The Custodian admitted that, during the war, there was no request specifically for the cancellation of the old [273 U.S. 182, 187] certificates and the issue of new ones. He contended that the President determined, as set forth in the original demand, that the persons in whose names the shares were registered, or those for whom the shares were held, were enemies not licensed, each having a certain right, title, and interest in and to the specific shares; that, by the demand, he duly seized these shares and the alien's interest therein; that thereby the Custodian secured legally a control over the shares as complete and effective as the control given the Custodian over chattels physically seized; that this is true, although prior to the Act of November 4, 1918, c. 201, 1 (40 Stat. 1020), Congress had not provided any method for enforcing the issue of new certificates without surrender of the old; that, when the Trading with the Enemy Act was so amended, he became entitled to have new certificates for the shares delivered to him without the presentation or surrender of the old ones; that, having thereafter duly requested their issue and delivery to him, he was entitled to the relief prayed for.
The companies admitted that, after the war and before institution of the suit, there was a request, appropriate in form. They denied that the determinations and the demands made during the war were duly made. But their defense was rested mainly on the claim that the corpus of the shares, as distinguished from an undefined interest therein, was not seized or demanded during the war. They contend that by the original demand the President determined only that the enemy had some interest; that the instrument did not constitute a symbolic seizure of the shares; and hence that it did not create such a right as could serve as a basis for compelling their transfer to the Custodian, or the cancellation of the old certificates and the issue of the new ones. They insist that the determination of some interest is not equivalent to determining that the shares belong to or are held for the enemy; that any interest held by the enemy, however [273 U.S. 182, 188] remote or contingent, might satisfy such a determination and yet the shares in fact belong to and be held for another, not an enemy; that a demand upon the corporation to assign such an undefined interest is not a demand that the shares themselves be transferred; and that this interpretation of the document is supported by the fact that the Custodian made, at the time, no effort to obtain a new certificate, and in fact expressly indicated that he was not making any such effort. The companies' further contention is that, as applied to the facts stipulated, the act as amended did not purport to require cancellation of the old and delivery of new certificates, and that, if it did, it denied due process, and hence was void under the Fifth Amendment.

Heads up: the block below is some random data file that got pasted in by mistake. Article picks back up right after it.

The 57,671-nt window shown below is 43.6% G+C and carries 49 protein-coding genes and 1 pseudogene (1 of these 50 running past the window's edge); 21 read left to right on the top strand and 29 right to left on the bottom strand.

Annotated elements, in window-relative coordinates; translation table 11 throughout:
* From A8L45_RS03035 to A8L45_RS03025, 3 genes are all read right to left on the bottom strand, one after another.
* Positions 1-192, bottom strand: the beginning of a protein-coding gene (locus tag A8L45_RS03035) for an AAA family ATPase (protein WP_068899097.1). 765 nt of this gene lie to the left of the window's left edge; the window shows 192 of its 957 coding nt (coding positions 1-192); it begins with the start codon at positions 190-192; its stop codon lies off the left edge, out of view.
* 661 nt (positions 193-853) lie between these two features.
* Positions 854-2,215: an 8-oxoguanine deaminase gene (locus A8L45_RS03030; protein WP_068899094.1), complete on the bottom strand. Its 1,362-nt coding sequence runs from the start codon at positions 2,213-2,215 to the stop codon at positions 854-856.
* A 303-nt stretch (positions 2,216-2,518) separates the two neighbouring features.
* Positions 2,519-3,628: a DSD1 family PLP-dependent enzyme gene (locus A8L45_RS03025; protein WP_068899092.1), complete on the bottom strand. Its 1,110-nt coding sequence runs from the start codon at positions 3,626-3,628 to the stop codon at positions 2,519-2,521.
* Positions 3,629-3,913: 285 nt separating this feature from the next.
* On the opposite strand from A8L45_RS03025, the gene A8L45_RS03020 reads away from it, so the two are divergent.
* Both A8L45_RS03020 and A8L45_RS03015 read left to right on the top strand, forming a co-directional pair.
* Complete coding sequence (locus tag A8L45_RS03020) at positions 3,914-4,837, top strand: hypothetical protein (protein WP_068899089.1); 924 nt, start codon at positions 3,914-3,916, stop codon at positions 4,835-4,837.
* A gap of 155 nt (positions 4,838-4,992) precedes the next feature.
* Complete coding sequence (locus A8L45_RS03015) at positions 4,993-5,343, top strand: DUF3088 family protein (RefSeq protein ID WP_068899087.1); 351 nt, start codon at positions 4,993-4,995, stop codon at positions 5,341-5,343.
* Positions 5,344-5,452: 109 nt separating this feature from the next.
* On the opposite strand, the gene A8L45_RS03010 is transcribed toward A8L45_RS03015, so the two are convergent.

It may be assumed that under section 7 recovery by the Custodian of property demanded by him is limited by the scope of the demand. Compare Sutherland v. Guaranty Trust Co. (C. C. A.) 11 F. (2d) 696; and that the demand made after the war, if it stood alone, would not avail the Custodian. Compare Miller v. Rouse (D. C.) 276 F. 715, 717.